GYA in Brief

The Global Young Academy gives a voice to young scientists around the world. To realise our vision, we develop, connect, and mobilise young talent from six continents. Moreover, we empower young researchers to lead international, interdisciplinary, and inter-generational dialogue with the goal to make global decision making evidence-based and inclusive.

The GYA provides a rallying point for outstanding young scientists from around the world to come together to address topics of global importance. As of 2014, the GYA has reached its full capacity with 200 members: leading young scientists, typically 3-10 years after their PhD, between 30 to 40 years of age, and in the early stages of their independent academic careers. Members are selected for their scientific excellence and their commitment to service, and serve five-year terms. Thus, as of June 2021, the GYA counts 327 alumni in addition to its 200 members; together representing 94 countries. The vibrancy of this global organisation results from the energy of its members, who are passionate about the role of science in creating a better world.

The GYA is governed by an annually elected Executive Committee that reflects the diversity of its membership, and is supported by an Advisory Board composed of outstanding senior scientists and science managers.

What we do

Global Young Academy activities focus on science and policy, the research environment, and science education and outreach as well as the cross-cutting theme GYA and the UN Sustainable Development Goals. Current large, externally-funded projects include the GYA’s Global State of Young Scientists (GloSYS) Africa research project, co-operation on capacity building Science Leadership Programmes in Africa and ASEAN, and the emerging project At Risk and Refugee Scholar Membership Initiative.

The GYA also supports the establishment and coordination of National Young Academies around the world: it has helped to establish NYAs in Egypt, the Philippines, Japan, Zimbabwe, South Africa, Nigeria, Israel, and Kenya, and has co-organised regular regional and global meetings of national young academies.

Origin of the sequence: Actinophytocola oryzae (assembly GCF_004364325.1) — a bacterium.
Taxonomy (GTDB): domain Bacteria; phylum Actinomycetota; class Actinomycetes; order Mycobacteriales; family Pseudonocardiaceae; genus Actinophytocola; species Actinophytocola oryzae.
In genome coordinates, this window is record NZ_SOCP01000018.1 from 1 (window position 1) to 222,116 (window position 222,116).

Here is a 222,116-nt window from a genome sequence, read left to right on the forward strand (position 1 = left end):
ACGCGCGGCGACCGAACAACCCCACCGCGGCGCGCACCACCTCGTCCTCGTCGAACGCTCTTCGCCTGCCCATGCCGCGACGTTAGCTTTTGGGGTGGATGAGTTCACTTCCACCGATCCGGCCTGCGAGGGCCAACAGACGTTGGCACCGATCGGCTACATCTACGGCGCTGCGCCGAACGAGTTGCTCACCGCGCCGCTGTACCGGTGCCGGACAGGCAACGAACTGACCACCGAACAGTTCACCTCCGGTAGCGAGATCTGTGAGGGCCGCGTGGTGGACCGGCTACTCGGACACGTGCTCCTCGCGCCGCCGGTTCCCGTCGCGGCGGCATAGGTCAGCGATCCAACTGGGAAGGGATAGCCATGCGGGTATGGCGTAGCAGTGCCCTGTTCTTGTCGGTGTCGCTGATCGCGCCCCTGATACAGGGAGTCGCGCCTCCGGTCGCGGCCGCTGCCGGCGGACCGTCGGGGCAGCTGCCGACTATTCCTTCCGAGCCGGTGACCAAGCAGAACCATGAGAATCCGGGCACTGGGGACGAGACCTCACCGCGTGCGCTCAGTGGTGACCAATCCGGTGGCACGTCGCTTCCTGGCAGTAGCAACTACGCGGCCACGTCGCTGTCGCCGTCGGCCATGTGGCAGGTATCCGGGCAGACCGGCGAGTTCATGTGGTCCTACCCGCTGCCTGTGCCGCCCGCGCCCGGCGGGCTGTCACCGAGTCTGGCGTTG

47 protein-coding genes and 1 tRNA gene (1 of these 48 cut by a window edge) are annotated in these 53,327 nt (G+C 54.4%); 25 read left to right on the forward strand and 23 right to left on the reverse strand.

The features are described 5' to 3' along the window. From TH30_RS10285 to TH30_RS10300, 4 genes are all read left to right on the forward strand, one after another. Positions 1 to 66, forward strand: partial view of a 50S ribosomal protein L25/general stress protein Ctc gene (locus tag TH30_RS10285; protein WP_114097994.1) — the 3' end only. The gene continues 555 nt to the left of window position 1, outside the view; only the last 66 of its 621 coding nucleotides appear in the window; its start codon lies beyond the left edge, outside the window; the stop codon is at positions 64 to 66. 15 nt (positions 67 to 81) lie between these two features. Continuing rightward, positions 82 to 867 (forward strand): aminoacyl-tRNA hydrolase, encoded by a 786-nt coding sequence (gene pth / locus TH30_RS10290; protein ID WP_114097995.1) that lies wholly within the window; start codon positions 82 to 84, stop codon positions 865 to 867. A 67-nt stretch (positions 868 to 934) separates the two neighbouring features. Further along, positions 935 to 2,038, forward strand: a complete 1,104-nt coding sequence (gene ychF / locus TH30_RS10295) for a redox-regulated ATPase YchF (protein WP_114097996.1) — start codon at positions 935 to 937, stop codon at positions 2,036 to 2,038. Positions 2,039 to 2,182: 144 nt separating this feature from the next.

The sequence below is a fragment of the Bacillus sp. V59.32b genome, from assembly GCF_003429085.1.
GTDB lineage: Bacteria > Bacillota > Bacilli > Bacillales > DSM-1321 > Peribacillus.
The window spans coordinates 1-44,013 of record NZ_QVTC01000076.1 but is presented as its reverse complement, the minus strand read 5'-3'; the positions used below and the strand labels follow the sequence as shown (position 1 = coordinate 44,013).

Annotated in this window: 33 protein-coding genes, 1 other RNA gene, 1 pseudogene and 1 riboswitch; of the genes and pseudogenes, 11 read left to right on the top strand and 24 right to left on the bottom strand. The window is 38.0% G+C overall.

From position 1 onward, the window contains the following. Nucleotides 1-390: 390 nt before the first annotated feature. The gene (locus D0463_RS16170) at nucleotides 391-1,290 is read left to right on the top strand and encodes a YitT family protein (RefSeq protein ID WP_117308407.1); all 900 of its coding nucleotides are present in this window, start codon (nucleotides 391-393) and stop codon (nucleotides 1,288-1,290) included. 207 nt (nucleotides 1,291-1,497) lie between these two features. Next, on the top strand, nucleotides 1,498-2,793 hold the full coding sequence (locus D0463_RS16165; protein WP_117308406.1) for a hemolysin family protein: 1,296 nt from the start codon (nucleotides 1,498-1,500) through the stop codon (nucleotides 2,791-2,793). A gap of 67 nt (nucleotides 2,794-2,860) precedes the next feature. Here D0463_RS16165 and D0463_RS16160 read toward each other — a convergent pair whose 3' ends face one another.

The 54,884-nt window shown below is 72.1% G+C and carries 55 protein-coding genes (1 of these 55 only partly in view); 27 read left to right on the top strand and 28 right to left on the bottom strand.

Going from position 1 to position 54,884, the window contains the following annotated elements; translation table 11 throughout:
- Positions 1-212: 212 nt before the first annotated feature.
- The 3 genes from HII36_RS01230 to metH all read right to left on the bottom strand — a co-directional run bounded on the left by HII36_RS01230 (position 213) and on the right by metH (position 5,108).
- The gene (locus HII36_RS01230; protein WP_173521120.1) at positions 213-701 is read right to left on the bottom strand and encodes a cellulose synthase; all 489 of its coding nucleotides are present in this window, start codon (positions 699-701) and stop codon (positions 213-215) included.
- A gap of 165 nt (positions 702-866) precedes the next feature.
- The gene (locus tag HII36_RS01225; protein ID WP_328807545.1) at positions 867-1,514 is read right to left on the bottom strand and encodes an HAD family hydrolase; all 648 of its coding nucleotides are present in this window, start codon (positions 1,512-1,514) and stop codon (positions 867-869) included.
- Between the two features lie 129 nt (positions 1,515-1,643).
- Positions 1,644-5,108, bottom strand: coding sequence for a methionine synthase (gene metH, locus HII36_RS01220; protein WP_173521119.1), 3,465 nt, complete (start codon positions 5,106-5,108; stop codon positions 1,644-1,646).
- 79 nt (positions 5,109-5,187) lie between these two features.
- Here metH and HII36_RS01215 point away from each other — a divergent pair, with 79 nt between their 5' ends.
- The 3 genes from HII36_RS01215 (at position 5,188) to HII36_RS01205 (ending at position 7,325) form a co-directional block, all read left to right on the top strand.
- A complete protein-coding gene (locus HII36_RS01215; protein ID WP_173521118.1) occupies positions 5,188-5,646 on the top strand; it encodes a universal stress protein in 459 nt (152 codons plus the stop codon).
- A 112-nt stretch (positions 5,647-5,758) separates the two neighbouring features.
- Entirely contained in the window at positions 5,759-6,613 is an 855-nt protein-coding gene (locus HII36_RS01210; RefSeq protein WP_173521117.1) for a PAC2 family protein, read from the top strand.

To further strengthen the voice of young scientists around the world, the GYA publishes statements on international science policy and the research environment for early to mid-career researchers, and maintains active links with international science organisations, including the UN Secretary General’s Scientific Advisory Board (until end of 2016), the InterAcademy Partnership (IAP), the EU Joint Research Centre (JRC), the International Science Council (ISC), the International Network for Government Science Advice (INGSA) and the Global Research Council. As part of its global commitment, the GYA works to reduce the science gap between low, middle, and high-income countries by connecting young scientists with diverse backgrounds. GYA members believe that scientists and researchers need to contribute more than their own research findings to society.


The GYA grew out of discussions among top young scientists and researchers from around the world, convened by the InterAcademy Partnership (IAP) at the Annual Meeting of New Champions of the World Economic Forum (“Summer Davos” meetings) in 2008 and 2009. The GYA was officially founded in February 2010, with support from the IAP. With support from the German National Academy of Sciences Leopoldina, the Berlin-Brandenburg Academy of Sciences and Humanities BBAW and the German Junge Akademie, the GYA received start-up funding from the Volkswagen Foundation as well as travel support from other organisations, including The World Academy of Sciences (TWAS). From 2011 to 2016, the GYA was hosted by the Berlin-Brandenburgische Akademie der Wissenschaften in Berlin. Since 2014, the German Federal Ministry of Education and Research has provided generous core funding to the GYA. To finance its annual general meetings and other expanded projects, the GYA has also benefited from funding by donors and partners worldwide. In 2017, the GYA moved to Halle (Saale), where it is hosted by the German National Academy of Sciences Leopoldina.